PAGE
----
I have a thing for circular rhythm visualizations. So I was naturally pretty excited to learn that Meara O’Reilly and Sam Tarakajian were making an app inspired by the circular drum pattern analyses of Godfried Toussaint, who helped me understand mathematically why son clave is so awesome. The app is called Rhythm Necklace, and I got to beta test it for a few weeks before it came out. As you can see from the screencaps below, it is super futuristic.
The app is delightful by itself, but it really gets to be miraculous when you use it as a wireless MIDI controller for Ableton. Here’s some music I’ve made that way.
I was expecting to use this thing as a way to sequence drums. Instead, its real value turns out to be that it’s a way to perform melodies in real time. Continue reading
While my son’s birth has been the most joyous event of my life, he has put a serious damper on my and Anna’s concert-going. I tell my musician friends: I’ll happily come to your gig, as long as it’s on a Sunday afternoon with walking distance of my apartment. Well, today, Björk obliged us by doing exactly that.
Anna and I have been to two of her shows previously, and both were delightful experiences, but they were also in support of her two weakest albums (Volta and Biophilia.) This time, however, Björk is touring with Vulnicura, a beautiful set of songs, her best work since Medúlla and a welcome return to the sonic palette of Homogenic. Here’s my favorite track:
Much as I love it, I thought it would be improved by adding samples of Marvin Gaye, the Yeah Yeah Yeahs, and the bassist on Paul Simon’s Graceland.
I was looking at a collection of perfectly looped gifs on Buzzfeed and thinking about how they remind me of sample-based electronic music. In both cases, you’re taking a piece of a linear recording and making it cyclical. Do it wrong and it’s extremely irritating. Do it right and it’s mesmerizing. I’ve given a lot of thought to how looping a segment of audio changes its meaning, but am only just starting to think about the visual equivalent.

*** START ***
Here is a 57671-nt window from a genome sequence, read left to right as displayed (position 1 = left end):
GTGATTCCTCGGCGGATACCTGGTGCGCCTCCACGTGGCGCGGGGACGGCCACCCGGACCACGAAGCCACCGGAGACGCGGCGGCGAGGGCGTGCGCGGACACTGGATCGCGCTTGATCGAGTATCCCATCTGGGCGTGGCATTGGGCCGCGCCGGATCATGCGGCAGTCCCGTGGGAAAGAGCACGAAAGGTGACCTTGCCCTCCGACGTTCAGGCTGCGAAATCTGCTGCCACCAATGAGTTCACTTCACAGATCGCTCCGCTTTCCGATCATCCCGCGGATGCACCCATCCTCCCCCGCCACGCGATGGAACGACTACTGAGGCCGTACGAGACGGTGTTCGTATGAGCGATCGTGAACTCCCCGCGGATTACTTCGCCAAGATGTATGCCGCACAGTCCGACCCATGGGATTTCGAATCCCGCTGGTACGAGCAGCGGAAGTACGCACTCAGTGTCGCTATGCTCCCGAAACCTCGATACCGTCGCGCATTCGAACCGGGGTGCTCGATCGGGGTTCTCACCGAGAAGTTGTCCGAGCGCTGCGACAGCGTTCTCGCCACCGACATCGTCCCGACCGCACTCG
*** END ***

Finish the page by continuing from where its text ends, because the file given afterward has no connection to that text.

Brown, A. (2007). Software Development as Music Education Research. International Journal of Education & the Arts. Volume 8, Number 6.
My thesis is supposed to include a quantitative research component. This had been causing me some anxiety. It’s educational and creative software. What exactly could I measure? I had this vague notion of testing people’s rhythmic ability before and after using the app. But how do you quantify rhythmic ability? Even if I had a meaningful numerical representation, how could I possibly measure a big enough sample size over a long enough time to get a statistically significant result? The development of my app is going okay, but I was really stressing about the experimental component.
Then my advisor introduced me to Andrew Brown‘s notion of software development as research, or SoDaR. As Brown puts it, “SoDaR involves computers, but is about people.” Humans are complex, our interactions with computers are complex, the way we learn is complex. The only method of inquiry that can encompass all that complexity is qualitative, anthropological inquiry, involving a substantial amount of introspection on the part of the researcher.